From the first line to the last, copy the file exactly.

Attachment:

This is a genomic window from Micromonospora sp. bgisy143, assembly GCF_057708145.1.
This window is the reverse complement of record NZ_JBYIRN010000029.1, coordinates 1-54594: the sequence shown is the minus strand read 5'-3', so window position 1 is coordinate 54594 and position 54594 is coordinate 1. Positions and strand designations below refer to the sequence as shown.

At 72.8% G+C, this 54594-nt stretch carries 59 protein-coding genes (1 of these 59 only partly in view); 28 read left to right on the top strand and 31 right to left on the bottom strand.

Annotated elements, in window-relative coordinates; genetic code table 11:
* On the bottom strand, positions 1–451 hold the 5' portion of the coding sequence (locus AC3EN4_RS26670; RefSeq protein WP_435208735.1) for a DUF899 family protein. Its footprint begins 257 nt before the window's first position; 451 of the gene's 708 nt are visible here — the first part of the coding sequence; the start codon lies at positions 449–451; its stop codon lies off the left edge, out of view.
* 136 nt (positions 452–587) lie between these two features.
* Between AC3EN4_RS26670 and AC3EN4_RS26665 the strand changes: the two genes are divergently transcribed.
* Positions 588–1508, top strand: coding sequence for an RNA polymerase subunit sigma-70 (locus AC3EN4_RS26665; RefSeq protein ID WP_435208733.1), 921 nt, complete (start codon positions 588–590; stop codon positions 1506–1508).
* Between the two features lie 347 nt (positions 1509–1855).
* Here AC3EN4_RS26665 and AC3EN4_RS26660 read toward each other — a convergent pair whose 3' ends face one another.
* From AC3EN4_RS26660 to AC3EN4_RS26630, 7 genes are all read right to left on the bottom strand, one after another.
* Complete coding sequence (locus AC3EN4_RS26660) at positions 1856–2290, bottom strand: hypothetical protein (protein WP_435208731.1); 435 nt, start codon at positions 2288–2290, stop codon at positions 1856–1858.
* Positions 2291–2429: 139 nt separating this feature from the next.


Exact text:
This is a genomic window from Micromonospora sp. bgisy143, assembly GCF_057708145.1.
This window is the reverse complement of record NZ_JBYIRN010000029.1, coordinates 1-54594: the sequence shown is the minus strand read 5'-3', so window position 1 is coordinate 54594 and position 54594 is coordinate 1. Positions and strand designations below refer to the sequence as shown.

At 72.8% G+C, this 54594-nt stretch carries 59 protein-coding genes (1 of these 59 only partly in view); 28 read left to right on the top strand and 31 right to left on the bottom strand.

Annotated elements, in window-relative coordinates; genetic code table 11:
* On the bottom strand, positions 1–451 hold the 5' portion of the coding sequence (locus AC3EN4_RS26670; RefSeq protein WP_435208735.1) for a DUF899 family protein. Its footprint begins 257 nt before the window's first position; 451 of the gene's 708 nt are visible here — the first part of the coding sequence; the start codon lies at positions 449–451; its stop codon lies off the left edge, out of view.
* 136 nt (positions 452–587) lie between these two features.
* Between AC3EN4_RS26670 and AC3EN4_RS26665 the strand changes: the two genes are divergently transcribed.
* Positions 588–1508, top strand: coding sequence for an RNA polymerase subunit sigma-70 (locus AC3EN4_RS26665; RefSeq protein ID WP_435208733.1), 921 nt, complete (start codon positions 588–590; stop codon positions 1506–1508).
* Between the two features lie 347 nt (positions 1509–1855).
* Here AC3EN4_RS26665 and AC3EN4_RS26660 read toward each other — a convergent pair whose 3' ends face one another.
* From AC3EN4_RS26660 to AC3EN4_RS26630, 7 genes are all read right to left on the bottom strand, one after another.
* Complete coding sequence (locus AC3EN4_RS26660) at positions 1856–2290, bottom strand: hypothetical protein (protein WP_435208731.1); 435 nt, start codon at positions 2288–2290, stop codon at positions 1856–1858.
* Positions 2291–2429: 139 nt separating this feature from the next.